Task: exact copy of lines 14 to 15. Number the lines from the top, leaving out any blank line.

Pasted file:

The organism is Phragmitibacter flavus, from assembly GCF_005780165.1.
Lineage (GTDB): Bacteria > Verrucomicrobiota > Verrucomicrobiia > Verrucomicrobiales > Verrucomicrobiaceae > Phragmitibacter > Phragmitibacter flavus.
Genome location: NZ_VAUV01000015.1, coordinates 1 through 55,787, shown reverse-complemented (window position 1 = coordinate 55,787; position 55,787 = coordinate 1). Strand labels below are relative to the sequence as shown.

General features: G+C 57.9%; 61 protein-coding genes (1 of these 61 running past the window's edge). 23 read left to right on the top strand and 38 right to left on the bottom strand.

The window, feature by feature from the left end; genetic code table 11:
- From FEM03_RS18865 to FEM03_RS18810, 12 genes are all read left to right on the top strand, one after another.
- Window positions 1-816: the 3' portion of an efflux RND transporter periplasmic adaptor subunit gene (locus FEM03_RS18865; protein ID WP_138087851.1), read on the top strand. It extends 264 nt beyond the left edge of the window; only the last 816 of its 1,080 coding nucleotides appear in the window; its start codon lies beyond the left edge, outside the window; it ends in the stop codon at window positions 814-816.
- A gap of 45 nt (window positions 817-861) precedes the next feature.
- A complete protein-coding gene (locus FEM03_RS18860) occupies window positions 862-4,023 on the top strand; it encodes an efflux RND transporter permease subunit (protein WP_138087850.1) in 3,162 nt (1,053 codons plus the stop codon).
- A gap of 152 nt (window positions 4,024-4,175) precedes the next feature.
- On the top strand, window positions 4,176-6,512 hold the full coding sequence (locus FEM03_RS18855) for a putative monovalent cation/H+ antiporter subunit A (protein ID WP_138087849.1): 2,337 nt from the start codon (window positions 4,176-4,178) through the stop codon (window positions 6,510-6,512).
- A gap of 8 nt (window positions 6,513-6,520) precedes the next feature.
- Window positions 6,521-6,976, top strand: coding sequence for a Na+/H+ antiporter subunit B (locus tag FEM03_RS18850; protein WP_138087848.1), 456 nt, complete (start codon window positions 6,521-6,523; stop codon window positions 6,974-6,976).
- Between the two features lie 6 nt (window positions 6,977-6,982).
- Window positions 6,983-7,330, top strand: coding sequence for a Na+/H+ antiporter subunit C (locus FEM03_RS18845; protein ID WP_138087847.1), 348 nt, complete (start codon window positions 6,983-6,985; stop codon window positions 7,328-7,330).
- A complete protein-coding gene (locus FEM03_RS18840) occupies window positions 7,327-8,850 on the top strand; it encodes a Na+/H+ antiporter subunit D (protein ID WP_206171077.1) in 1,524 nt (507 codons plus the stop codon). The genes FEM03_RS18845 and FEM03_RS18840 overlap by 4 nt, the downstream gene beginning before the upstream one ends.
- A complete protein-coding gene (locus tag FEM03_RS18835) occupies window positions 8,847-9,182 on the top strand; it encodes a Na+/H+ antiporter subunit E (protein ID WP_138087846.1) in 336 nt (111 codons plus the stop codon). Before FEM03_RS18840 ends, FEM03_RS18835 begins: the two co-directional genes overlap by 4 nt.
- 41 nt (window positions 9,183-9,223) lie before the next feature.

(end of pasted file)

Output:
- Between the two features lie 6 nt (window positions 6,977-6,982).
- Window positions 6,983-7,330, top strand: coding sequence for a Na+/H+ antiporter subunit C (locus FEM03_RS18845; protein ID WP_138087847.1), 348 nt, complete (start codon window positions 6,983-6,985; stop codon window positions 7,328-7,330).